My late-summer garden was feeling kind of puny to me last week — before we got the November-worthy cold front yesterday that dropped Austin’s high temperature to 65 incredible-freaking degrees and brought 1-1/4 inches of rain to my garden!!

Sorry, I digress.

Before that blessed weather event happened I was feeling the late-summer doldrums, as I always do before our weather breaks in October, and so I was easily snared by this beautiful, tropical-style perennial that was waving at me at The Natural Gardener and promising to deliver flowery beauty to my summer-weary garden.


It’s Duranta ‘Sapphire Showers’, and I have to admit it’s really not my usual style of plant. It’s thirstier than I would normally buy, probably requiring twice-weekly watering to keep it going in summer. It can be cold-tender in pots. I figure I’ll enjoy it through the rest of the summer and fall and, assuming it returns in spring, however long it lasts next summer, when I tend to travel a bit and expect my plants to get by on once-a-week watering, or less if necessary.

Despite all those caveats, I’m enjoying the grape-like clusters of violet flowers on arching stems. I need to plant a groundcover underneath it though — maybe ‘Silver Falls’ ponyfoot? Then I could enjoy Sapphire Showers and Silver Falls, which has a certain ring to it.

All material © 2006-2014 by Pam Penick for Digging. Unauthorized reproduction prohibited.

Succulent and cactus container garden thrives under Death Star: August Foliage Follow-Up


Two months ago I acquired another steel pipe remnant and set it in the gravel garden by the front door. There it sat empty for nearly 8 weeks as I traveled and debated what to plant in it. Finally, taking my own advice not to plant anything in August except cactus, I decided on an opuntia.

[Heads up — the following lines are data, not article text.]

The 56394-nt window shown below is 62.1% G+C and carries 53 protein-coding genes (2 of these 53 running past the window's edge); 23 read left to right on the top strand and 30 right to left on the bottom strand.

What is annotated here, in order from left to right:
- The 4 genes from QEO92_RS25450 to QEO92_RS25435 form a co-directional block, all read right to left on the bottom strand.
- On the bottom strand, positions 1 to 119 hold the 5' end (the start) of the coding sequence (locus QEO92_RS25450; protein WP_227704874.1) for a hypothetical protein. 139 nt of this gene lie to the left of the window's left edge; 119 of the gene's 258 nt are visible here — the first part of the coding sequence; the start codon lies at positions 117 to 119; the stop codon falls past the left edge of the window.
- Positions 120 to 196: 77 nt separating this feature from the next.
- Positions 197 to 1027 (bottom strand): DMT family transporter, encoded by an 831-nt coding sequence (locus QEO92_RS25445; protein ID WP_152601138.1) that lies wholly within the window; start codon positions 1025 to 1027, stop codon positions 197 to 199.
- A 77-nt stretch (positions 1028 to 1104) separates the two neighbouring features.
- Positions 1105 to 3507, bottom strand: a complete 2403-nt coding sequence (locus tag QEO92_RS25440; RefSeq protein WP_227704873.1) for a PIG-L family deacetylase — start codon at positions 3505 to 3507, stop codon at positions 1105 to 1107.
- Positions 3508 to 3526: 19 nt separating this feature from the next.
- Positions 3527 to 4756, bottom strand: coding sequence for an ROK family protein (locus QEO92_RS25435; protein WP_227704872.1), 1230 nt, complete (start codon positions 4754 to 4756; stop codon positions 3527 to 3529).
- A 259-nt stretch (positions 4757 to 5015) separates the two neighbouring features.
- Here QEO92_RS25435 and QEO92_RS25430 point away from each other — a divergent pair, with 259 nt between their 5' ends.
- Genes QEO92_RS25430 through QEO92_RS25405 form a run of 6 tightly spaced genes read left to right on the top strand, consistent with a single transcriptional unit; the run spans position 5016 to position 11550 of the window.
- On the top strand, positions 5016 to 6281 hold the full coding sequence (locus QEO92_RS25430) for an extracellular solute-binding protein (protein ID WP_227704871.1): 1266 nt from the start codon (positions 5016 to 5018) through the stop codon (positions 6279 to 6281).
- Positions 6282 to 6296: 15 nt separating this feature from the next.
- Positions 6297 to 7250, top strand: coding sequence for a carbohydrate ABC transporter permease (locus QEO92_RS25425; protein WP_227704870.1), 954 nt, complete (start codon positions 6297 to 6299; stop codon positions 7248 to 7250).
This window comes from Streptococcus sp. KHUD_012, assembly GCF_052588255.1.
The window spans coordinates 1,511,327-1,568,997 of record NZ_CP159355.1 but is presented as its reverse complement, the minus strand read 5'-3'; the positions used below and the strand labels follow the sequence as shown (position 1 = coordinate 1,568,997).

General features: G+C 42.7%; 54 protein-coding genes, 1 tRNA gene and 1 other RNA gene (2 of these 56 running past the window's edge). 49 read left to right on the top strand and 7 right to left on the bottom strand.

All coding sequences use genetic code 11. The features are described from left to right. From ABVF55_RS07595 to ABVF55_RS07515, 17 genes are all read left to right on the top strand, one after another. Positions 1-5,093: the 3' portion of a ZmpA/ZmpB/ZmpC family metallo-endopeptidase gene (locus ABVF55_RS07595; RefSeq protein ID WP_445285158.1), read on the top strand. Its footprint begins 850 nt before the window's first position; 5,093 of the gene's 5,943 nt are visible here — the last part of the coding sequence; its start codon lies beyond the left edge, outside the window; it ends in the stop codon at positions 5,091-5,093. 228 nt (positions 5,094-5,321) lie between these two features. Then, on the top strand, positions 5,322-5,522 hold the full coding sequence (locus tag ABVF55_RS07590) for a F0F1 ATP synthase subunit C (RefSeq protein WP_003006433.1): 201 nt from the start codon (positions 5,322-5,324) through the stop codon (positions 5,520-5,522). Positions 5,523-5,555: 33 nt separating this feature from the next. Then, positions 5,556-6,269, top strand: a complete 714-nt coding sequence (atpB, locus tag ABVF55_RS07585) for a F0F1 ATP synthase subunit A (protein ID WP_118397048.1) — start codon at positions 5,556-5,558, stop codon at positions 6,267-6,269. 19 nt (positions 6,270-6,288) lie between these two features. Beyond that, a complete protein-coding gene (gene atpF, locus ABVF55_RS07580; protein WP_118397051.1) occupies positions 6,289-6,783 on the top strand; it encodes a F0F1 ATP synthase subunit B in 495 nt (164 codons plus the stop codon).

I was one of only two customers at The Natural Gardener yesterday at 5 pm in 102 F heat. Blech. Well, the Death Star can set its laser beam on high and still not harm this cute bunny ears cactus (Opuntia microdasys). ‘Jaws’ agave, next to it, doesn’t mind the heat either, although it may have a little sunburn. Behind both is a beautiful pine muhly (Muhlenbergia dubia), a passalong from Michael at Plano Prairie Garden.


This is becoming quite a spiky forest. I need to stop.


I did pick up one more little cactus for my sadly underplanted steel wall planter, Coahuila lace cactus (Echinocereus pectinatus var. coahuila).


Well, that helps a little. Birds have been nipping leaf-pads off the ghost plant. Grr.


In contrast, my Hover Dish planter has filled out beautifully this summer. The tall succulent is blue chalk fingers (Senecio vitalis), with a graptoveria and jelly bean plant (Sedum rubrotinctum) beneath and ‘Blue Spruce’ sedum spilling over the edge.


Foxtail fern (Asparagus meyeri) and a dyckia add more fun foliage below.


Also out front, along the driveway, this chartreuse cloud of bamboo muhly (Muhlenberia dumosa) caught my eye yesterday afternoon. What a beautiful light-catcher!

So what lovely leaves are making you happy in your August garden? Please join me for Foliage Follow-Up, giving foliage plants their due on the day after Bloom Day. Leave your link to your Foliage Follow-Up post in a comment. I really appreciate it if you’ll also include a link to this post in your own post (sharing link love!). If you can’t post so soon after Bloom Day, no worries. Just leave your link when you get to it.

All material © 2006-2014 by Pam Penick for Digging. Unauthorized reproduction prohibited.